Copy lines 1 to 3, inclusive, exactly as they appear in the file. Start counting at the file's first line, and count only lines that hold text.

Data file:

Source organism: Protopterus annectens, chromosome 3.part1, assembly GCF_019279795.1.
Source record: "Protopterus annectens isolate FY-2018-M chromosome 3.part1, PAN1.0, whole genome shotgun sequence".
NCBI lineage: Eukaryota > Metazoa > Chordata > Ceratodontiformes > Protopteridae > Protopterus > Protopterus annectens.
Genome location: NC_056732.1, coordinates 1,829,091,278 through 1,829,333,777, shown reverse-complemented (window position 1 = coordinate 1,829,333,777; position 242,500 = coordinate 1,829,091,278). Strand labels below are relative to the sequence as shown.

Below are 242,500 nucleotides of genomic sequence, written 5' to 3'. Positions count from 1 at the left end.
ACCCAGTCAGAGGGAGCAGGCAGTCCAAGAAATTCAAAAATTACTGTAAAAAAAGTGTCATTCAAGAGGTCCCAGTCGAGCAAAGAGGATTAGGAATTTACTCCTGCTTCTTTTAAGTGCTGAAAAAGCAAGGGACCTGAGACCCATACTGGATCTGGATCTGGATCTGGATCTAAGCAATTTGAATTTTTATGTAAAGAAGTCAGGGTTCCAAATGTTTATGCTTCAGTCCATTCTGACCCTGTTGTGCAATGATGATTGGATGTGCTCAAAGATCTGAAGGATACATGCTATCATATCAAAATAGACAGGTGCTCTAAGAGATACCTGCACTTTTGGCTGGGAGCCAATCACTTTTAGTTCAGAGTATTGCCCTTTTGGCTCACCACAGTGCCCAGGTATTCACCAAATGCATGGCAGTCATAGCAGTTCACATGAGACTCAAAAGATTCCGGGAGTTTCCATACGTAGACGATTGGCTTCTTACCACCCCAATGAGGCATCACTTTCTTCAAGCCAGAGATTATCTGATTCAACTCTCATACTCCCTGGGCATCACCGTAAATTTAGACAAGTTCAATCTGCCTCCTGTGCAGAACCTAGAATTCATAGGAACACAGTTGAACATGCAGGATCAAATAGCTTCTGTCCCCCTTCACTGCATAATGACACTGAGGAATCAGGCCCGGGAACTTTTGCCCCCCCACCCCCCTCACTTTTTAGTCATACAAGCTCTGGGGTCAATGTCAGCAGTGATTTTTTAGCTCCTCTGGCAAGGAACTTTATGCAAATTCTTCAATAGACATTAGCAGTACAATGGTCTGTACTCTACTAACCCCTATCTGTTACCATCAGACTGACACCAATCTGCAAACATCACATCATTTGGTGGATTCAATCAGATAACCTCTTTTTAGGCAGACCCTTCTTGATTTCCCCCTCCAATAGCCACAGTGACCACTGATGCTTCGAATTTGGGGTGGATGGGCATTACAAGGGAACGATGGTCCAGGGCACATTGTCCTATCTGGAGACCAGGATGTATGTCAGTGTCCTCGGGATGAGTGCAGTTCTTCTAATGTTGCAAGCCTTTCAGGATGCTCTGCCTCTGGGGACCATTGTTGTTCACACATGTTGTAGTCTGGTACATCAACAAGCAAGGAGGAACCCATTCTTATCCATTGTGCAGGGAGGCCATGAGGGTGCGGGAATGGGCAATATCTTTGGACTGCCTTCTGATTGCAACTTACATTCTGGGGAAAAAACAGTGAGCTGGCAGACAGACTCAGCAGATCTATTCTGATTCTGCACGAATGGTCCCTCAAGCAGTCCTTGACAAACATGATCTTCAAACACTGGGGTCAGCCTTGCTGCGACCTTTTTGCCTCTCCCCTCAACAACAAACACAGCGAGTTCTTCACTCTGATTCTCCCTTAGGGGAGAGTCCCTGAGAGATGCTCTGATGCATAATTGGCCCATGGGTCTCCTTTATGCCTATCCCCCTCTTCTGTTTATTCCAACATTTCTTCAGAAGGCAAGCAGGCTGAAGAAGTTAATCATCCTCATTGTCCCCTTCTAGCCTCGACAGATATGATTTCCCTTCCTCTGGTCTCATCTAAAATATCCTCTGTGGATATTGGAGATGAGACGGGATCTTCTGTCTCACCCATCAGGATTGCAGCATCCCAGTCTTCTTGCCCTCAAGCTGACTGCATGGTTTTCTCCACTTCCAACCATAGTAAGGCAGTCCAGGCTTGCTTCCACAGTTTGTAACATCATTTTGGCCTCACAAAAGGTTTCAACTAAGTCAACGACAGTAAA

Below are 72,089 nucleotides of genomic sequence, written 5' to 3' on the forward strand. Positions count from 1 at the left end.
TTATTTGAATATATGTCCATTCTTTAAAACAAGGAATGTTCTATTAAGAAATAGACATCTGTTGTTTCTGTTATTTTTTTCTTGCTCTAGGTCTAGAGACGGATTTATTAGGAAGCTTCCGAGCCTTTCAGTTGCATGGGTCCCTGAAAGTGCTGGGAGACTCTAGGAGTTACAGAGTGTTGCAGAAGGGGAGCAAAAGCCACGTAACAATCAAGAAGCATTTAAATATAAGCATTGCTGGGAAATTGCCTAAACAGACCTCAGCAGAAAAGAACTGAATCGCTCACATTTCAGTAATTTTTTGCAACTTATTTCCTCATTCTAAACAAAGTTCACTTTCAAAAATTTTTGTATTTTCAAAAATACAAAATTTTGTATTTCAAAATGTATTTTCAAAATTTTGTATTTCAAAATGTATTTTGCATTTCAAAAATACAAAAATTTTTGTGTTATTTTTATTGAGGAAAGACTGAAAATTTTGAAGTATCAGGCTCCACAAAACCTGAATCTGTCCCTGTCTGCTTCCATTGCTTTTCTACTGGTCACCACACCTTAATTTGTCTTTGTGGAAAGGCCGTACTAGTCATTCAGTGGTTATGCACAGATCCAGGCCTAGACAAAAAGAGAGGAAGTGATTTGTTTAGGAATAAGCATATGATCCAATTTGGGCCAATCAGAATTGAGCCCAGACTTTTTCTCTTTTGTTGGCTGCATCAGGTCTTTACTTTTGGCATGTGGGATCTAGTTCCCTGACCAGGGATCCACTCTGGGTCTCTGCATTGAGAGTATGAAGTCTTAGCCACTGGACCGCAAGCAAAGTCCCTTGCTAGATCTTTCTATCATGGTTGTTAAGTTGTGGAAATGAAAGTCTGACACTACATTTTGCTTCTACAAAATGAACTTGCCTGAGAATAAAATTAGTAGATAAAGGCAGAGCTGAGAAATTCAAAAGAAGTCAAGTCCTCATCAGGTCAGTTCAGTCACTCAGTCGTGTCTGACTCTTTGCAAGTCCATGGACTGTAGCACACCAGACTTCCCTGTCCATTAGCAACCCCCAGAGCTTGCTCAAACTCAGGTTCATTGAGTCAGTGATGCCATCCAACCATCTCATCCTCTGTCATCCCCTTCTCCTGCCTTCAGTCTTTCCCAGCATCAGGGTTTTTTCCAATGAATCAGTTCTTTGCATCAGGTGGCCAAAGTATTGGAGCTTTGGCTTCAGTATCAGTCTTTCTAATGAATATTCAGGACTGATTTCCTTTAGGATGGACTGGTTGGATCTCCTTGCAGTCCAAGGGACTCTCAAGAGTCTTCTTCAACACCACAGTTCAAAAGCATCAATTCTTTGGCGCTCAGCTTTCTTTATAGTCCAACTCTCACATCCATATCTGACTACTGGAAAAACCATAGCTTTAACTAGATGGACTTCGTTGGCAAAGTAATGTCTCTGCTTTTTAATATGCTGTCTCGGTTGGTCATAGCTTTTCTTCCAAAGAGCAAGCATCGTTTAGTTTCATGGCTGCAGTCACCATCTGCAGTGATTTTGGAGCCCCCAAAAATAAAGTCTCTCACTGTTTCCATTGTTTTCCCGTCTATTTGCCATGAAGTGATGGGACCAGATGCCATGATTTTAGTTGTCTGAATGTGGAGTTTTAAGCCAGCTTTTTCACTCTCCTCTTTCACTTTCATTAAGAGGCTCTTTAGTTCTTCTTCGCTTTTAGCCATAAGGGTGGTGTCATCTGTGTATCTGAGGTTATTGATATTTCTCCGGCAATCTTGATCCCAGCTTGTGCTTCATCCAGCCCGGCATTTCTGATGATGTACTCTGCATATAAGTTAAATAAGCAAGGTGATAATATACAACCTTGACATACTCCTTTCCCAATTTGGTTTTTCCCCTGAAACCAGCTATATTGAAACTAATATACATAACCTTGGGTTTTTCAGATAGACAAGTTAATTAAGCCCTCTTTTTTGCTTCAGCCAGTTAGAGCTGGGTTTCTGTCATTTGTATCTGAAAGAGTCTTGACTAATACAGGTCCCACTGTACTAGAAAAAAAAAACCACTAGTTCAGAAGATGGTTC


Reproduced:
Source organism: Protopterus annectens, chromosome 3.part1, assembly GCF_019279795.1.
Source record: "Protopterus annectens isolate FY-2018-M chromosome 3.part1, PAN1.0, whole genome shotgun sequence".
NCBI lineage: Eukaryota > Metazoa > Chordata > Ceratodontiformes > Protopteridae > Protopterus > Protopterus annectens.